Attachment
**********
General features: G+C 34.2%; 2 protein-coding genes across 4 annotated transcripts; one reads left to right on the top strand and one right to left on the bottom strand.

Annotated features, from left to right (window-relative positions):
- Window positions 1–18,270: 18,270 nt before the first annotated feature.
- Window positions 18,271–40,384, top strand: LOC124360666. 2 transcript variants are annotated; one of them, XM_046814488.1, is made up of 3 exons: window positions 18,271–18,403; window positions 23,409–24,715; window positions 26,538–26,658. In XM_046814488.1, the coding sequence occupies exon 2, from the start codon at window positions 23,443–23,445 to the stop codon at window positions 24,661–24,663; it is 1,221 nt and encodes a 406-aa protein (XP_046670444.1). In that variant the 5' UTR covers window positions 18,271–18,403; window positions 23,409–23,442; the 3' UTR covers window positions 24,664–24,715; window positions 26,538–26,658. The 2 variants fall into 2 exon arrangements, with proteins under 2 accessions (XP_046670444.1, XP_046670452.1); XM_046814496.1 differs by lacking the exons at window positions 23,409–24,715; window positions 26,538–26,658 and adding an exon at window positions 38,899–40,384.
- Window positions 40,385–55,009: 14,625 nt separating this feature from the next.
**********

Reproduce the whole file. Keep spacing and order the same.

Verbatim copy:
General features: G+C 34.2%; 2 protein-coding genes across 4 annotated transcripts; one reads left to right on the top strand and one right to left on the bottom strand.

Annotated features, from left to right (window-relative positions):
- Window positions 1–18,270: 18,270 nt before the first annotated feature.
- Window positions 18,271–40,384, top strand: LOC124360666. 2 transcript variants are annotated; one of them, XM_046814488.1, is made up of 3 exons: window positions 18,271–18,403; window positions 23,409–24,715; window positions 26,538–26,658. In XM_046814488.1, the coding sequence occupies exon 2, from the start codon at window positions 23,443–23,445 to the stop codon at window positions 24,661–24,663; it is 1,221 nt and encodes a 406-aa protein (XP_046670444.1). In that variant the 5' UTR covers window positions 18,271–18,403; window positions 23,409–23,442; the 3' UTR covers window positions 24,664–24,715; window positions 26,538–26,658. The 2 variants fall into 2 exon arrangements, with proteins under 2 accessions (XP_046670444.1, XP_046670452.1); XM_046814496.1 differs by lacking the exons at window positions 23,409–24,715; window positions 26,538–26,658 and adding an exon at window positions 38,899–40,384.
- Window positions 40,385–55,009: 14,625 nt separating this feature from the next.